Ross And Ma Are Tops. Maazel, Not So Much

This week’s poll asking readers to vote for whether Yo-Yo Ma, Lorin Maazel, or Alex Ross best represents classical music to the general public based on their respective Colbert Report appearances generated a great deal of interest. The results (as of the evening of 10/30/08) were intriguing…

It was a photo finish between Ma and Ross

Readers preferred Alex Ross and Yo-Yo Ma by nearly equal amounts (45 & 42 percent respectively) whereas Lorin Maazel barely managed to garner even a sixth of overall votes. Of all the public comments and private emails I received about the poll one theme appeared in nearly every remark when readers took the time to describe which personality attracted their vote; unaffected sincerity. Readers seemed to vote for Ma and Ross for nearly the same reasons, they found both individuals to be straightforward, honest, and sincere but perhaps most importantly both individuals were capable of communicating without coming across as snobby.

The only comment about Maazel was from Matt Heller and I thought it was right on the nose. Matt observed that the show’s host, Stephen Colbert, showed a certain level of deference to the conductor whereas his banter with Ma and Ross “got more of his smarmy interview persona.” I would go one step further and say that Colbert sensed that the Ma and Ross were the type of guests who “got it” when it came to his style of entertainment and based on Colbert’s popularity and ratings, he must know something about connecting with the general public.

If anything, I think this is a good sign of things to come for classical music. Does it mean musicians of Maazel’s stature and his style of communication are obsolete tools? Of course not; but at the same time they aren’t necessarily the tools which classical music may want to use as frequently as in the past.

Alex Ross photo: James Hamilton
Alex Ross, photo by James Hamilton

Personally, my vote went to Alex Ross. He’s the kind of guy you want to go to a concert with and when you’re there you’ll be comfortable enough to be yourself. You know he’ll be able to tell you about what you’re going to hear but he won’t make you feel stupid for not knowing it. His laid-back passion and ability to convey the complex without being complicated is exactly what classical music needs. I don’t know if it exists or not but if there is such a thing as metropolitan folksy then Alex Ross is its personification.

In the meantime, I left the poll open so if you haven’t voted, stop by to watch the video clips and vote for who you think best represents classical music to the general public.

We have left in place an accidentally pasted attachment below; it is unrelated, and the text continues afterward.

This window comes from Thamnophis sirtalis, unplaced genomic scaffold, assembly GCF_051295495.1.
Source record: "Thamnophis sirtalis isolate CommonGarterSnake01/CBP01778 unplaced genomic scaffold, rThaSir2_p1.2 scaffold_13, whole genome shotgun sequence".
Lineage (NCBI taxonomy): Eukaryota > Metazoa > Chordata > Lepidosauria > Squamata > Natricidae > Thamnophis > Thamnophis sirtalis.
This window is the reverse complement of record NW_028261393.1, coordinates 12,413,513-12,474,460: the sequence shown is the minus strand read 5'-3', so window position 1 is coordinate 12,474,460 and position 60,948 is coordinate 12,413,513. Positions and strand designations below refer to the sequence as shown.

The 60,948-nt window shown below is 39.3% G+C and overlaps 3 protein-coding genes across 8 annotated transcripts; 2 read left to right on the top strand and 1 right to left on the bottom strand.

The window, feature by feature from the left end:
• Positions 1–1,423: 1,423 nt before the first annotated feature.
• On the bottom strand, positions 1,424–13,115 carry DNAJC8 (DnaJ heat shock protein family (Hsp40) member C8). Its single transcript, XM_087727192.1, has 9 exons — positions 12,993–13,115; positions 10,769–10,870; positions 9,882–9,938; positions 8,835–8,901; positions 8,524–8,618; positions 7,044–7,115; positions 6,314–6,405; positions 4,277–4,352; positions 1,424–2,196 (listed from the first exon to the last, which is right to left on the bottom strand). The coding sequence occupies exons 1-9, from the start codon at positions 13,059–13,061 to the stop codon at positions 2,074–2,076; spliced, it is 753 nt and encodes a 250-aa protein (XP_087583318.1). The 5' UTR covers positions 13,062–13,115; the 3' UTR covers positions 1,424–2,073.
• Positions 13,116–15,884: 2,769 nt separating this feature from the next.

About Drew McManus

"I hear that every time you show up to work with an orchestra, people get fired." Those were the first words out of an executive's mouth after her board chair introduced us. That executive is now a dear colleague and friend but the day that consulting contract began with her orchestra, she was convinced I was a hatchet-man brought in by the board to clean house.

I understand where the trepidation comes from as a great deal of my consulting and technology provider work for arts organizations involves due diligence, separating fact from fiction, interpreting spin, as well as performance review and oversight. So yes, sometimes that work results in one or two individuals "aggressively embracing career change" but far more often than not, it reinforces and clarifies exactly what works and why.

In short, it doesn't matter if you know where all the bodies are buried if you can't keep your own clients out of the ground, and I'm fortunate enough to say that for more than 15 years, I've done exactly that for groups of all budget size from Qatar to Kathmandu.

For fun, I write a daily blog about the orchestra business, provide a platform for arts insiders to speak their mind, keep track of what people in this business get paid, help write a satirical cartoon about orchestra life, hack the arts, and love a good coffee drink.

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3 thoughts on “Ross And Ma Are Tops. Maazel, Not So Much

  1. I haven’t seen all 3 clips yet, so I didn’t vote (have seen the Maazel & Ross clips). Interestingly, I remember that perhaps Colbert did tone it down with Maazel, or perhaps his “smarmy” faux-right-wing windbag pundit manner was more aimed at Kim Jong-Il and North Korea per se. One sign of Colbert’s deference was perhaps from the intro, where instead of Colbert doing his run across the stage to the normal set where the guest would be sitting, Maazel strolled on the set after his intro like one would see on any “normal” talk show.

    Maybe down the line (first, after we [hopefully] elect the smarter POTUS candidate with the non-creationst running mate next week), Colbert will get conductors on his show like MTT, David Robertson, Marin Alsop, or Alan Gilbert maybe after he takes over the New York Phil.?

  2. Nathan Gunn was on Colber earlier in the year to promote his performance in the New York Philharmonic’s “Camelot”. He wasn’t great, a bit too uptight.

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